GAPA Health Watch: Obesity - Georgia’s Most Serious Health Problem

In the past twenty years, obesity rates have doubled for adults and tripled for children.

Online PR News – 03-April-2012 – Atlanta, GA – Obesity is a health problem that affects every people every day and everywhere. According to the Centers for Disease Control (CDC) and Prevention, more than one-third of adults and one sixth of children in America are obese. In the past twenty years, obesity rates have doubled for adults and tripled for children. No state had prevalence of obesity less than 20% in 2010 and, according to its Department of Public Health; the State of Georgia had an obesity rate of approximately 30%. That report confirmed that two million Georgia adults are obese and the State exceeded the Healthy People 2010 national goal for children and youth in every age, sex, race and ethnic group.

“If these trends continue, by the time today’s generation reach adulthood, obesity will be the norm for all Georgians,” said Ben Taylor, PA-C, PhD. Taylor is the public information chair for the Georgia Association of Physician Assistants (GAPA) and works in multiple emergency departments in Georgia and South Carolina.

GAPA’s focus during 2012 to help reduce and reverse Georgia’s alarming increase in obesity rates through the Get Fit with GAPA initiative, which promotes better fitness and eating habits. GAPA is also working with the Georgia State Park system to promote healthy hikes by distributing free State Park passes to patients through the Rx for Fitness program.

“GAPA is also committed to helping patients understand what obesity is and how it may put them at risk for other medical conditions,” Taylor added. “Obesity is often associated with an increased risk of frequent illnesses, disability, and death.”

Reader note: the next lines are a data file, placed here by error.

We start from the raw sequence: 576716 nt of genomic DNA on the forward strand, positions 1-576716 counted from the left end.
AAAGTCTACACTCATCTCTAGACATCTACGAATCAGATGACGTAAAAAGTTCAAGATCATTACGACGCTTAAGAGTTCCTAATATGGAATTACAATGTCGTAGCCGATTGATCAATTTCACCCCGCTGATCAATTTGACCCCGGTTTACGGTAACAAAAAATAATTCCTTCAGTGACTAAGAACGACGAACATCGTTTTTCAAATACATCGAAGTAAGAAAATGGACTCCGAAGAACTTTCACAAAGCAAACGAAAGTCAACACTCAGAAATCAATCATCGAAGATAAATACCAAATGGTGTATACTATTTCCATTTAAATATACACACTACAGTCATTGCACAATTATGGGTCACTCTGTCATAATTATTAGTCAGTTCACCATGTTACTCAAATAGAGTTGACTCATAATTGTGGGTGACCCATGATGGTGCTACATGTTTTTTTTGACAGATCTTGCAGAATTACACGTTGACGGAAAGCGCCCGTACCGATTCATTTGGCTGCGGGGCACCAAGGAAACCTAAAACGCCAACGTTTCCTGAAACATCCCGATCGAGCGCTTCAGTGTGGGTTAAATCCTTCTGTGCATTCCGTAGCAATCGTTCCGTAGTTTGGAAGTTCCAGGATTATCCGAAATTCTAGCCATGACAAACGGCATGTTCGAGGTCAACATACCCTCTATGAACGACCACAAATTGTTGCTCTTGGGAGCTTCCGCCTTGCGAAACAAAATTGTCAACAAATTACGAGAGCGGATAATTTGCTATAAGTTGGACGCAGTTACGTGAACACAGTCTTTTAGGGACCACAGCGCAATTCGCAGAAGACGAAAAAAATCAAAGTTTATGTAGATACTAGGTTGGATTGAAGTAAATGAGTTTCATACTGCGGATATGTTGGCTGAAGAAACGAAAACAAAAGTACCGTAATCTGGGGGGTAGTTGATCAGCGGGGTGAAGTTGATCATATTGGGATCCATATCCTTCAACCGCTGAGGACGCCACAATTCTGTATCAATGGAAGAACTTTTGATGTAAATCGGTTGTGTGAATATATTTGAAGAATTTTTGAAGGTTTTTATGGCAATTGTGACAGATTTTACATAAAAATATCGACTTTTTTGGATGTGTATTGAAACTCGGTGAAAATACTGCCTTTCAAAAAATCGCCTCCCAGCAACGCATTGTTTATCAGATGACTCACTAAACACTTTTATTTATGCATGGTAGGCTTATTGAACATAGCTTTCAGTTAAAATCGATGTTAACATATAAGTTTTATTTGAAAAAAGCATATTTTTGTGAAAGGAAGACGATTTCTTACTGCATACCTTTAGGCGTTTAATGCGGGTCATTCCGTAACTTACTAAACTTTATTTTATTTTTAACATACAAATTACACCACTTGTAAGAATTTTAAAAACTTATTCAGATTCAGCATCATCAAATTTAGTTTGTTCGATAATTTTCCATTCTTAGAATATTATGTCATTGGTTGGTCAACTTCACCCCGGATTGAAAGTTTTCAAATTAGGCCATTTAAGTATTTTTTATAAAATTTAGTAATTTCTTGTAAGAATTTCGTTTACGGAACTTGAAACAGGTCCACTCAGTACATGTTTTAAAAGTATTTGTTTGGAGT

Two RAND researchers, health economist Roland Sturm and psychiatrist Kenneth Wells examined the comparative effects of obesity, smoking, heavy drinking, and poverty on chronic health conditions and health expenditures. Their finding: Obesity is by far the most serious problem. It is linked to a big increase in chronic health conditions and significantly higher health expenditures. And it affects more people than smoking, heavy drinking, or poverty.

Definitions for Adults

Overweight and obesity are both labels for ranges of weight that are greater than what is generally considered healthy for a given height (usually 20% or more over an individual's ideal body weight). Being overweight means having an excess of body weight, by comparison with set standards. This excess weight may come from too much muscle, bone or body-fat. In contrast, being obese means having an abnormally high proportion of body-fat. So, someone can be overweight without being obese, as in the example of a bodybuilder or other athlete who has a lot of muscle. However, in practice, many people who are overweight are also obese.

Overweight and obesity ranges are typically determined by using weight and height to calculate a number called the "body mass index" (BMI). BMI is used because, for most people, it correlates with their amount of body fat.
• An adult who has a BMI between 18.5 and 25 is considered normal.
• An adult who has a BMI between 25 and 29.9 is considered overweight.
• An adult who has a BMI of 30 or higher is considered obese.

For example:

Height 5'9"

Weight Range = BMI = Considered

124 lbs or less Below = 18.5 = Underweight
125 lbs to 168 lbs = 18.5 to 24.9 = Healthy weight
169 lbs to 202 lbs = 25.0 to 29.9 = Overweight
203 lbs or more = 30 or higher = Obese

Why Crash diets don’t work

The foods people eat each day are meant to contribute to the body’s well being. They should provide the nutrients needed for healthy bodies and the calories needed for energy.

“But if we take in more calories than we burn, the extra food turns to fat and is stored in our bodies,” cautioned Taylor. “If we overeat regularly, we gain weight, and if we continue to gain weight, we may become obese.”

Some people counteract overeating by going on a crash diet, but crash dieting has a negative impact on metabolism. Being overly restrictive with food and severely limiting calories can send signals to the body to go into conservation mode.

“When your body is in conservation mode, the tendency is to hold onto fat, so it becomes much more difficult to lose weight over time.” Taylor added. “Crash diets never work.”
The American Diabetic Association (ADA) has labeled these five diets as the worst of the worst: